Transformation of digital token offerings through regulation

Posted by Jun on April 01, 2019

The regulatory aspect of digital token offerings has never been straightforward for players in the ecosystem, including issuers, investors, exchanges and even regulatory authorities themselves. While the volume of digital token offerings has declined, many regulators around the world continue to take steps to reinforce their regulatory regime.

In late 2018, the Monetary Authority of Singapore (MAS) released an updated guide to digital token offerings to include illustrations for stablecoins and asset-backed digital tokens. Generally, Singapore continues to rely on its existing securities law framework to regulate digital token offerings. How about the level of oversight? It’s there for sure - from July 2017 to 31 December 2018, the MAS issued warnings to 8 digital token exchanges and 1 ICO issuer. 

Across the causeway, the Malaysia Securities Commission released regulations (which sets out definitions of digital token and digital currency) to formally regulate certain digital assets as securities under securities law. The Securities Commission also released a consultation paper which sets out a proposed regulatory framework which covers, among other things, the authorisation for issuance of ICOs, content requirements of the whitepaper, and registration of the whitepaper.

If Malaysia’s approach sounds familiar to you, that’s because it largely follows Thailand’s lead.

Back in 2018, Thailand’s proposed regulations for ICOs was very much a breakthrough. The Securities and Exchange Commission of Thailand (SEC) announced the Digital Assets Business Degree, which regulated businesses related to digital assets. All offers of digital tokens had to be approved and the prospectus filed. Security token offerings, however, remain to be governed by the Securities and Exchange Act. The SEC intends to issue guidelines to allow companies to tokenise securities.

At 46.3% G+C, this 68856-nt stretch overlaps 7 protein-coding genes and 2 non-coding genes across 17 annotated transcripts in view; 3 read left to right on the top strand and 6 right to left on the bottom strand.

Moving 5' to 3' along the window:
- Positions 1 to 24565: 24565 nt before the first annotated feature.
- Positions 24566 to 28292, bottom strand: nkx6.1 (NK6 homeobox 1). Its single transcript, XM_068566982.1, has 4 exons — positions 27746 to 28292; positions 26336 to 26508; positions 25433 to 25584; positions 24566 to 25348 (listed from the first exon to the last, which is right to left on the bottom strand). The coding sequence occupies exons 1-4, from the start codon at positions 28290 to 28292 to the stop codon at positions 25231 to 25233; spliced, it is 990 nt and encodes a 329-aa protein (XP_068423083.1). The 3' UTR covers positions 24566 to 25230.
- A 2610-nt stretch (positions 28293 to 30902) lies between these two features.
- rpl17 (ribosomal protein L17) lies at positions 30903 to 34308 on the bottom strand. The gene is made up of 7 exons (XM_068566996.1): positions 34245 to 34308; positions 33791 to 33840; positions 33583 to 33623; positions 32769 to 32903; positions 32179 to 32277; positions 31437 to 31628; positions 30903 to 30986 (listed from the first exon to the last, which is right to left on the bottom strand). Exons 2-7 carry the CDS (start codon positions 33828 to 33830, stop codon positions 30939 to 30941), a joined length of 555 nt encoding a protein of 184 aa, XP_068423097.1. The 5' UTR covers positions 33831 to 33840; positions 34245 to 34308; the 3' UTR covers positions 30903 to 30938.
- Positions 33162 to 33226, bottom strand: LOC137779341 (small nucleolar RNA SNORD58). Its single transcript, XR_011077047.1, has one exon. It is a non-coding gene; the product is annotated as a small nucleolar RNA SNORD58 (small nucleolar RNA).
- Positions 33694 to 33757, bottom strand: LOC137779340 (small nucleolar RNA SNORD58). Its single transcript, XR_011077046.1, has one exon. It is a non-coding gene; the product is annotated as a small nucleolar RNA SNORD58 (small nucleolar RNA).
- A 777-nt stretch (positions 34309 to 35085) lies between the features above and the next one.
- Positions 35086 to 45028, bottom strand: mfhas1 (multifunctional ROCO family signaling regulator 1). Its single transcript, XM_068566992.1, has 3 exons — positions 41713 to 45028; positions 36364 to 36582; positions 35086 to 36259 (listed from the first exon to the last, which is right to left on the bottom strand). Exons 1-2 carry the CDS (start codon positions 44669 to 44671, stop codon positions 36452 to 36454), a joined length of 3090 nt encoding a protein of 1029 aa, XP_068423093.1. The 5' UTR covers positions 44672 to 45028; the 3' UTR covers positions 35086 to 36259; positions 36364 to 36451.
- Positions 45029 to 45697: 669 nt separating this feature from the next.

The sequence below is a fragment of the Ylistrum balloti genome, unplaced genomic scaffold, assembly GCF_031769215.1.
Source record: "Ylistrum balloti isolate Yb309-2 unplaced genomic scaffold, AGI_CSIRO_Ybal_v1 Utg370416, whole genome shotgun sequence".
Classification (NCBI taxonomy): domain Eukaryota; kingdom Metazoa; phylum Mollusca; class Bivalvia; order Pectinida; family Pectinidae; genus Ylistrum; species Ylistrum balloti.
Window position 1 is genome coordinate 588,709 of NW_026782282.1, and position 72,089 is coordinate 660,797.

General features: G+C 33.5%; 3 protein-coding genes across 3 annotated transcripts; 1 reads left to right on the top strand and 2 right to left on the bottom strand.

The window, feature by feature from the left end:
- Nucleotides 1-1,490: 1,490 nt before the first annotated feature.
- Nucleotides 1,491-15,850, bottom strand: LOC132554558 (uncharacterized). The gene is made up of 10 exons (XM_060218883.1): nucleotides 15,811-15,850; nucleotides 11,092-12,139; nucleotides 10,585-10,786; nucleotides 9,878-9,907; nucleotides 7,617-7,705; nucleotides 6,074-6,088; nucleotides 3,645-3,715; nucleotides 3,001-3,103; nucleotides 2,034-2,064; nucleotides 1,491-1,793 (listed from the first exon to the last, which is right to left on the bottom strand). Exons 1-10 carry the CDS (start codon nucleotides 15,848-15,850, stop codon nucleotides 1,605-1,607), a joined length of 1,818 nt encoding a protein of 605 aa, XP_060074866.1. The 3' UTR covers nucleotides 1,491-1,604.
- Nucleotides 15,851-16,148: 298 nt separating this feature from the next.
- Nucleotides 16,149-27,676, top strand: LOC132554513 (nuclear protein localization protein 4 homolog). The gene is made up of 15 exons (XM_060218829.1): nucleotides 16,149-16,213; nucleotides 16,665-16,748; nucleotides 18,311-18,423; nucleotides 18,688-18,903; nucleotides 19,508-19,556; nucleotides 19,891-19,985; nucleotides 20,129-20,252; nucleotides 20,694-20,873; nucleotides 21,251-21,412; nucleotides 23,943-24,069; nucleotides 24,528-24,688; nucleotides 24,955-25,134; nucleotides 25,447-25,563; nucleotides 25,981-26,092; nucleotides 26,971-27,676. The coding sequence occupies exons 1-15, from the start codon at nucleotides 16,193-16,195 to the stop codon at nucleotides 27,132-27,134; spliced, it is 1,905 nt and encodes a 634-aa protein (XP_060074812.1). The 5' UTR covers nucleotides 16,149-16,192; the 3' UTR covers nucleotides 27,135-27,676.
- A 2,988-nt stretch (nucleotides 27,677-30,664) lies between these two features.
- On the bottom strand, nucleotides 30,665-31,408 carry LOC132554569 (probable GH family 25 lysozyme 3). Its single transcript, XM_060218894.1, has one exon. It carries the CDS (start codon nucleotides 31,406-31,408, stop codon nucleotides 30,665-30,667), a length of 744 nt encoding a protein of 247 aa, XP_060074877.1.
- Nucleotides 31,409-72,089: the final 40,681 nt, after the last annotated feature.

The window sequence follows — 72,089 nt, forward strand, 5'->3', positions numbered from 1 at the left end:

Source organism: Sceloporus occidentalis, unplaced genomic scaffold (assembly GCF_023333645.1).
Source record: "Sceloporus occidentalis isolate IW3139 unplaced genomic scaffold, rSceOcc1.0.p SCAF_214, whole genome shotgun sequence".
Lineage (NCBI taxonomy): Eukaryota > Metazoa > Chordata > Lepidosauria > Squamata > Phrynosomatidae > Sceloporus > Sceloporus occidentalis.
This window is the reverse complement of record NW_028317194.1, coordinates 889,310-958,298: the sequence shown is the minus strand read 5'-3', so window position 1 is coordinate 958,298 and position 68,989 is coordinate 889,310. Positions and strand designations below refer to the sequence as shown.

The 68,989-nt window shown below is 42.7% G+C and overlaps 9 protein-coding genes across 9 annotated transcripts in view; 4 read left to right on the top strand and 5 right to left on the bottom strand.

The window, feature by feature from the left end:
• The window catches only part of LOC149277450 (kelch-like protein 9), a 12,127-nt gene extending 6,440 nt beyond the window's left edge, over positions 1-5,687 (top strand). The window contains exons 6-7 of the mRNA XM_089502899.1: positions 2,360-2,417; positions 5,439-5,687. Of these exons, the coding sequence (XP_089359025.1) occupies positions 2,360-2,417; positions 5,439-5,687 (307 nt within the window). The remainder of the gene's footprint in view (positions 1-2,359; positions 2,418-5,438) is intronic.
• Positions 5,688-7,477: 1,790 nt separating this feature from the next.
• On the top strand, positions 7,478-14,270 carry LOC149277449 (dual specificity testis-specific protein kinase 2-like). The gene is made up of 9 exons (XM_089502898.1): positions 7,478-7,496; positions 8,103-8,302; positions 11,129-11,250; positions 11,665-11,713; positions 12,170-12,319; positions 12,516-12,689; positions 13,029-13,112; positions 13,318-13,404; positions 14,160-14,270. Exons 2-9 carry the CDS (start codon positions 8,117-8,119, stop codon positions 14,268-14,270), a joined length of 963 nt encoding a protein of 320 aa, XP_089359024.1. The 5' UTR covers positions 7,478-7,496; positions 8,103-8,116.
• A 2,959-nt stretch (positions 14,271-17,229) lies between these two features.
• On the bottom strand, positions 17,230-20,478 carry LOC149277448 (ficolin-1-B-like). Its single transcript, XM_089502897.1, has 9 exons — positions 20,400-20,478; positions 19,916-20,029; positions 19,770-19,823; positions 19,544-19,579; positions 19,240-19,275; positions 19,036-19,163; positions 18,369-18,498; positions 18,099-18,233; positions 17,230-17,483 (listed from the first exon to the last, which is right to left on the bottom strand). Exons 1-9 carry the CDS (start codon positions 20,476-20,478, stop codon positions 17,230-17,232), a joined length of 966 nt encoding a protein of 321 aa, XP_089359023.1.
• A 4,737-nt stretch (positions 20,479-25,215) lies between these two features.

In addition, the offering must be undertaken through an approved ICO portal. Such ICO portals screen ICOs, conduct due diligence, verify KYC procedures and audit smart contract source codes. In mid-March 2019, it was widely reported that the first ICO portal (a foreign company) was approved by the SEC from a pool of 7-8 applicants.

At this stage, it is too early to tell whether Thailand’s approach will succeed.

Regulation is often touted as an enabler – greater regulatory oversight will instil more confidence and lead to new entrants (hopefully institutional investors) in the market. However, more regulation inevitably leads to an extended time to market and increased compliance costs. You might be wondering what will be the cumulative impact on the digital token offerings landscape. Would it transform into a playground for large corporates and financial institutions? Quite possibly, and I believe they will be welcomed with open arms.